Enterprise Linux Log

Mar 10 2008   11:53AM GMT

Linux growth tied to personnel issues

Megan Santosus Profile: Msant

This post was written by Megan Santosus, SearchEnterpriseLinux.com feature writer.

Linux has outpaced Windows and Unix in corporate adoption rates, according to research firm IDC’s 2007 server market numbers. The pace of Linux’s future adoption could partly depend upon whether certain people choose early retirement, another researcher says.

According to IDC, Windows is still the dominant player, responsible for 36.6% of server revenues for the fourth quarter of 2007. (Quarterly Windows revenues totaled $5.7 billion—a new quarterly record.) Unix servers took in 33.3% of quarterly revenues. And Linux servers—which reached a milestone of $2 billion for a single quarter—made up 12.7% of revenues for the quarter.

While Linux still lags its rivals, it’s growing at the fastest clip. IDC pegged Linux year-over-year revenue growth from 2006 to 2007 at 11.6%. By comparison, Windows revenues grew 6.9%, and Unix a paltry 1.5%.

Richard Jones, vice president and service director for Data Center Strategies at IT research and advisory firm The Burton Group, sees a shift in sentiment among CIOs he talks to that mirrors what’s going on in the market. “CIOs that haven’t moved to Linux yet are planning to do so soon,” Jones said.

Certainly, Linux is gaining a track record for reliability, Jones said, and costs—at least for initial software licenses and maintenance—are lowest for Linux compared to Unix and Windows. And Jones cited Oracle Corp.’s decision to release its 11g database first on Linux as further evidence that the market is shifting irretrievably.

With all the momentum behind Linux, an interesting question emerges: Why isn’t every shop that is able from a workload standpoint to migrate to Linux doing so?

Jones however sees a good reason for the hesitancy: skills. Unix shops in particular remain set in their server ways. Most have veteran Unix experts running their IT systems. “Many shops today have Unix engineers and administrators,” he said. “Once those people start to retire in droves, that’s when many CIOs will make the move to Linux.”

It sounds downright bizarre to buck the trend toward running apps on commodity servers, especially considering that enterprise applications like Oracle and SAP run on commodity-based x86 boxes running Linux.

In this case, it’s not the technology after all. It’s the people.

4  Comments on this Post

 
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  • Msant
    What is a "server revenue"? Does that mean computers purchased with an OS pre-installed? If so, how many of them will have the OS replaced with Linux as soon as the box is opened? And in that case, do are IDC numbers worth a flying crap?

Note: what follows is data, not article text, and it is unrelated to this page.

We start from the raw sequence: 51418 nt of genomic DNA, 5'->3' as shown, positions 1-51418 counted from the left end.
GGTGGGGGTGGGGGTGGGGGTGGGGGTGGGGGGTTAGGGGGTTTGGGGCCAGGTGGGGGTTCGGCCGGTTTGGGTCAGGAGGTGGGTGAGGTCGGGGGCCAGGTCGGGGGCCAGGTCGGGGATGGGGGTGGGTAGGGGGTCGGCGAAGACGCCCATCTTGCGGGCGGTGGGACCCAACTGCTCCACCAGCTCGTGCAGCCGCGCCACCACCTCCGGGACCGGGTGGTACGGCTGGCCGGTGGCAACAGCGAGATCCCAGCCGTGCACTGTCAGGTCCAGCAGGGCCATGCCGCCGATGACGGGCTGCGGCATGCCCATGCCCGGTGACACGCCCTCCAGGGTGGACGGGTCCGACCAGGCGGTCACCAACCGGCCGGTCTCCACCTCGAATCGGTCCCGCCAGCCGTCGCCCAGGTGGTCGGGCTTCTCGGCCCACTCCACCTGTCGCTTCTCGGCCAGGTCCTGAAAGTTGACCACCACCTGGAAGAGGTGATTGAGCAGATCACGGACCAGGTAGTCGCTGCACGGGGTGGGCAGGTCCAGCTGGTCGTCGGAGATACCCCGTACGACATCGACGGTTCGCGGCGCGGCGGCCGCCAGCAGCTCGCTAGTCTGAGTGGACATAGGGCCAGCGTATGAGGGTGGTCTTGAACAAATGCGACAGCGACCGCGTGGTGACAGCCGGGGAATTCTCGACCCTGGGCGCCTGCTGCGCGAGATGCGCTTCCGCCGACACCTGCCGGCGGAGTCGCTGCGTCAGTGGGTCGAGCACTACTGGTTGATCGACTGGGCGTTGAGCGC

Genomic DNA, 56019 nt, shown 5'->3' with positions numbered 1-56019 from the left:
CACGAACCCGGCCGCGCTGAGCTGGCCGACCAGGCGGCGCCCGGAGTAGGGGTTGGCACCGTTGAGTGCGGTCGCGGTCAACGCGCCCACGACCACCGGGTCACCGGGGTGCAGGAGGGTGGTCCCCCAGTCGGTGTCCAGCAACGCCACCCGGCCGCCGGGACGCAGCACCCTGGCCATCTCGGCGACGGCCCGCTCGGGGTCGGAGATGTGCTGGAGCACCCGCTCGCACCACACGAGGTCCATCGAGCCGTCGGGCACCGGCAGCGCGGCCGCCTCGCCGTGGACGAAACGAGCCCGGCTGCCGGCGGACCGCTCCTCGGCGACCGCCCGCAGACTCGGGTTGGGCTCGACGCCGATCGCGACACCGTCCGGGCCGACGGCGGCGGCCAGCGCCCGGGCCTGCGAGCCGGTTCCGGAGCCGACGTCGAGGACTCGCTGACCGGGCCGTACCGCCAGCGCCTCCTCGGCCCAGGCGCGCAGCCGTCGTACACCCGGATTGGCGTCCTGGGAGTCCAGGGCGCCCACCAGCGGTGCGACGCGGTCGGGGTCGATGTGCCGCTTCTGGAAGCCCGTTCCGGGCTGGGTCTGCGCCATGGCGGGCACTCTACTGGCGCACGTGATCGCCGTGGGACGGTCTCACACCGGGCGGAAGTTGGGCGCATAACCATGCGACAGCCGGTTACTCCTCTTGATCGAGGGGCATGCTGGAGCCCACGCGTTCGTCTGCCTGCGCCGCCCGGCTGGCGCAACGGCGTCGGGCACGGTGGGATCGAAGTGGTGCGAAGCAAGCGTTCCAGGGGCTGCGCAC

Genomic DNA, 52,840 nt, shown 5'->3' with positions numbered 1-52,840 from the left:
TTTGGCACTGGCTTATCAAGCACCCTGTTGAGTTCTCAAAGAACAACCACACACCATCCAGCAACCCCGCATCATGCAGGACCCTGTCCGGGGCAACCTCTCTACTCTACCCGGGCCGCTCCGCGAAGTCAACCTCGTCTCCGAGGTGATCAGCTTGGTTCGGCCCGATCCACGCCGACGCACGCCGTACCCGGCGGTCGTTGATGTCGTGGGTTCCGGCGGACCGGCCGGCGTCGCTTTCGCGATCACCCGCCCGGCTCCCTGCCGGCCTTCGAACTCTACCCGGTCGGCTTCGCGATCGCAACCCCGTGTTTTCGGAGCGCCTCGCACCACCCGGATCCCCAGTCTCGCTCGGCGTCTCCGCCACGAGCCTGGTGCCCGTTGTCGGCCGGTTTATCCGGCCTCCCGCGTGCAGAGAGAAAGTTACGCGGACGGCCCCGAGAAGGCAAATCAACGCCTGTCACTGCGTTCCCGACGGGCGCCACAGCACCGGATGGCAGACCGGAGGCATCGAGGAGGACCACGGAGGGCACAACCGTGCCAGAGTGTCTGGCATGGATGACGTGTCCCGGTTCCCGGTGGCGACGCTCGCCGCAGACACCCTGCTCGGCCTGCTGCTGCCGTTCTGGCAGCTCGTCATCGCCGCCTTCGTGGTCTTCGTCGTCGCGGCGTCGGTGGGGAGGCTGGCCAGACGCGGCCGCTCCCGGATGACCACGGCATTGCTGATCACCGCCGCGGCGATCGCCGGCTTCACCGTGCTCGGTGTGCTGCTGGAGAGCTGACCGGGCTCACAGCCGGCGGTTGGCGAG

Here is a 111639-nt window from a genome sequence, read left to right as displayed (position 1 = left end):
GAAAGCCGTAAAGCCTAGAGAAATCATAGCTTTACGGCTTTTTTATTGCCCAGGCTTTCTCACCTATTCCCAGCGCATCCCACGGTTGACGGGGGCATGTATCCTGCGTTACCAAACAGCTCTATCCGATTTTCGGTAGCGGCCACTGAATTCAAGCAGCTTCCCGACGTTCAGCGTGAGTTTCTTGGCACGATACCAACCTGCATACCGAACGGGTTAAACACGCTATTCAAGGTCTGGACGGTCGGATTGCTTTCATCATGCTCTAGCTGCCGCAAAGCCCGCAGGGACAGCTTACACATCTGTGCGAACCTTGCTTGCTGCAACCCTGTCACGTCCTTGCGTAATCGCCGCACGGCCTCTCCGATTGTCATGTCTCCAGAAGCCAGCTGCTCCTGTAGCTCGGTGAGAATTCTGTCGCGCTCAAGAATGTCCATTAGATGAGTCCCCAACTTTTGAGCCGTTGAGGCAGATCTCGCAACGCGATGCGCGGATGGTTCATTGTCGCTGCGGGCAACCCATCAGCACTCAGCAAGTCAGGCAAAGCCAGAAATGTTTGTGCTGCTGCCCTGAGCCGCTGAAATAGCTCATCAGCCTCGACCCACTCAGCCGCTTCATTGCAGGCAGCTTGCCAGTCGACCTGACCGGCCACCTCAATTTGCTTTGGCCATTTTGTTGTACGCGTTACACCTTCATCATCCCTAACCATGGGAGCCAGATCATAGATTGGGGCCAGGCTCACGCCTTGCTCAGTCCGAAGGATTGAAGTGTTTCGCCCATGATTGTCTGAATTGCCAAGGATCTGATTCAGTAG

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  • Msant
    This is ridiculous. As a UNIX administrator with 24 years in this business, I know the UNIX staff. No UNIX technical people are afraid of Linux. Anywhere. Most run Linux on their desktop machines, when the IT policies allow it. Most UNIX shops have dozens, if not hundreds of Linux boxes, handling middleware, network infrastructure and file sharing tasks. The reluctance to deploy Linux comes from two places. The first is management. These are like the management at my former employer, who would rather run an application on a ten-year-old installation of SCO Open Server than spend a week or two porting it to Linux. efficeincy and reliability be damned, as long as I can renew my support contract. The other source of reluctance to move from UNIX to Linux is the fact that Linux doesn't scale as well. Small and middle-sized apps, requiring a few processors do very well on Linux. Petabyte databases, applications running into the millions of lines of code, machines with more than eight processors all turn out to be less reliable and often much slower under Linux than UNIX.
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  • Msant
    It is probably people who are holding up an adoption of Linux, but it is absolutely a nonsensical conclusion to say that it is the UNIX administrators who are dragging their feet. As has been pointed out in other forums, any UNIX administrator has had to learn multiple versions over his or her career. From that point of view, Linux is just another in a long series with its own quirks. No big deal at all. Microsoft Windows administrators, OTOH, face a completely different OS with very little similarity to what they already know. In my experience, they tend far more than their UNIX counterparts to cling to the familiar at the expense of their employers' true needs.
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  • Msant
    Indeed. Linux is just another variety of Unix. Solaris 10 is actually nicer than it's given credit for, and Red Hat doesn't run our apps nearly as well on the X4600s we have running Sol10 (we tried). But I can't think of a Solaris admin I know (and I know a fair few) who wouldn't happily deploy Linux anywhere it's cost and performance effective.
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